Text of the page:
Behind the ‘muck and bullets’ of the Aspen and Endurance battle is the background noise of relative performance.
Endurance assert Aspen’s has been poor and that Endurance is the answer. Aspen question the leadership style and culture at Endurance and its ability, therefore, to deliver sustainable performance in a risk driven business.
Both claims are partly about an unknowable future. However, ignoring the convention of ‘not letting the facts get in the way of a good story’ we wondered what their respective performance histories actually looked like.
We wanted an objective source and so turned to A.M. Best’s latest reports on the financials of the respective holding companies (which cover the period 2009 – 2013).
The results below across 4 key performance metrics are striking! These are two peas from the same performance pod. Even the volatility profiles are remarkably alike.
Indeed given the inherent variances in exposures between any two organisations in their sectors the numbers are almost spookily similar.
Of course, both organisations are really trying to tell a story about the future. Aspen’s being that it has built a business platform and culture that it can now leverage to drive up sustainable profitability; Endurance’s that dynamic new leadership will do the same. And, to be frank, neither group’s last 5 years have been stellar. OK, but not great (2011, of course, had a big impact on that).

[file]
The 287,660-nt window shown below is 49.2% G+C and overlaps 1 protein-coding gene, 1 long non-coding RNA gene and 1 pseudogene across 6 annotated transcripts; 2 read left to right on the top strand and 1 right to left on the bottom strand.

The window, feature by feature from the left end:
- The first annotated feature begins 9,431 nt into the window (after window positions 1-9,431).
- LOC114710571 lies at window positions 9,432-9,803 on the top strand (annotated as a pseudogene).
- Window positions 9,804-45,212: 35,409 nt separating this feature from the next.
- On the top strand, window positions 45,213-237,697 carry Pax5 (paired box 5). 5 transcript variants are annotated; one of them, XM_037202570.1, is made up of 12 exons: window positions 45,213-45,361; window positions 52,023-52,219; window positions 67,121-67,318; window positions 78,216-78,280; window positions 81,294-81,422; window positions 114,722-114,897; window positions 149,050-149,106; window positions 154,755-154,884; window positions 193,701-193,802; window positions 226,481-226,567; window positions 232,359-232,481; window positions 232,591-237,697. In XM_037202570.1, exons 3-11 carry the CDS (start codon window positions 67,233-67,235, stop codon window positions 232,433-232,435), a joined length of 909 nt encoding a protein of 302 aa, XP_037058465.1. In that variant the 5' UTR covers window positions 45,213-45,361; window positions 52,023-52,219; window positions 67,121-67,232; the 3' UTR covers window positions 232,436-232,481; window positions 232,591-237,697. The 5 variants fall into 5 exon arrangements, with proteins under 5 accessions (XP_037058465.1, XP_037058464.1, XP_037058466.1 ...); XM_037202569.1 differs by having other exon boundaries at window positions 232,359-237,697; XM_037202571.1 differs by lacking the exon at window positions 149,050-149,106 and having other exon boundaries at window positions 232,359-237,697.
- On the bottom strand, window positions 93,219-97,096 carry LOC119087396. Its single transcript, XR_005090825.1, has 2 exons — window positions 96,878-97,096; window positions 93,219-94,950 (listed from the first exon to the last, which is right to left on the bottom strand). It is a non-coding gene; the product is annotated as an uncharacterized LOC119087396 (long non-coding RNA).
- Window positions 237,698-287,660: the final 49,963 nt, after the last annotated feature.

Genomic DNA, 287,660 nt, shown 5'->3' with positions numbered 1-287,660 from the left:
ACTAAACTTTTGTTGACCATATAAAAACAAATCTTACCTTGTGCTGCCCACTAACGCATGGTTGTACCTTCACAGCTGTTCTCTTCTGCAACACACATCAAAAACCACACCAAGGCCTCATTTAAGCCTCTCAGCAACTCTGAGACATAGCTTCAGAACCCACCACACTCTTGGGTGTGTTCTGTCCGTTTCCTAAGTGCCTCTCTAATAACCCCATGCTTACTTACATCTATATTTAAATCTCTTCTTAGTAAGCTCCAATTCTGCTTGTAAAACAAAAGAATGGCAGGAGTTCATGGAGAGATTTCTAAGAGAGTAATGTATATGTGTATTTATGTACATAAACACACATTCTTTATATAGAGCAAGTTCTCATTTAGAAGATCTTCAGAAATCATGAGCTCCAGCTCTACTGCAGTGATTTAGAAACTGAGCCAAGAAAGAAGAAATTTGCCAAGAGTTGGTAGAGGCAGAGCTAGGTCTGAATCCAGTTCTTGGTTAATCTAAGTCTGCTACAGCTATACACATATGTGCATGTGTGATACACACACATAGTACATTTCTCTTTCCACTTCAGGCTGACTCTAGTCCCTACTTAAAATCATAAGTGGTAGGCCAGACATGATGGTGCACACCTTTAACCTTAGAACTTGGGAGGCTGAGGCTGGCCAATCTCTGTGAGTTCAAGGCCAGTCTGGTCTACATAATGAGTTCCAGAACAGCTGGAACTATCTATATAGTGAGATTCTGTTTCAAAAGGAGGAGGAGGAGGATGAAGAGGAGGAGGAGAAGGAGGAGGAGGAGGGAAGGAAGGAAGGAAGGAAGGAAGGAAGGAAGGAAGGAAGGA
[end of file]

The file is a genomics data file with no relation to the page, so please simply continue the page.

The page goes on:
Of the metrics below RoE and Combined Ratios get the most coverage. We tend to see Loss Ratios and Return on Revenues (RoR) as at least as important if not more so. We are not persuaded that competition based on keeping the expense ratio down really makes sense for these kinds of businesses – fundamentally performance must come down to underwriting quality (observed in the Loss Ratios) unless a higher risk investment strategy is followed which is a whole other story (see our recent blog on this here – http://bit.ly/1pIM6SD). In addition, RoE reflects underwriting and debt leverage (hence RoR gives us a ‘purer’ view of overall operating performance). We are keen on Operating Ratios too but Best does not publish these in its holding company reports and RoR anyway does a similar job.
Inevitably, there’s lots of key background not shown here. These are calendar year numbers and hence reflect the recent history of prior year reserve releases. The Loss Ratios are net (gross results can give a key perspective of the fundamental quality of the book). There will be differences in the duration of the claims tails.
But, it’s hard to look past the story of the data below. For the last 5 years these have been two very, very similarly performing businesses.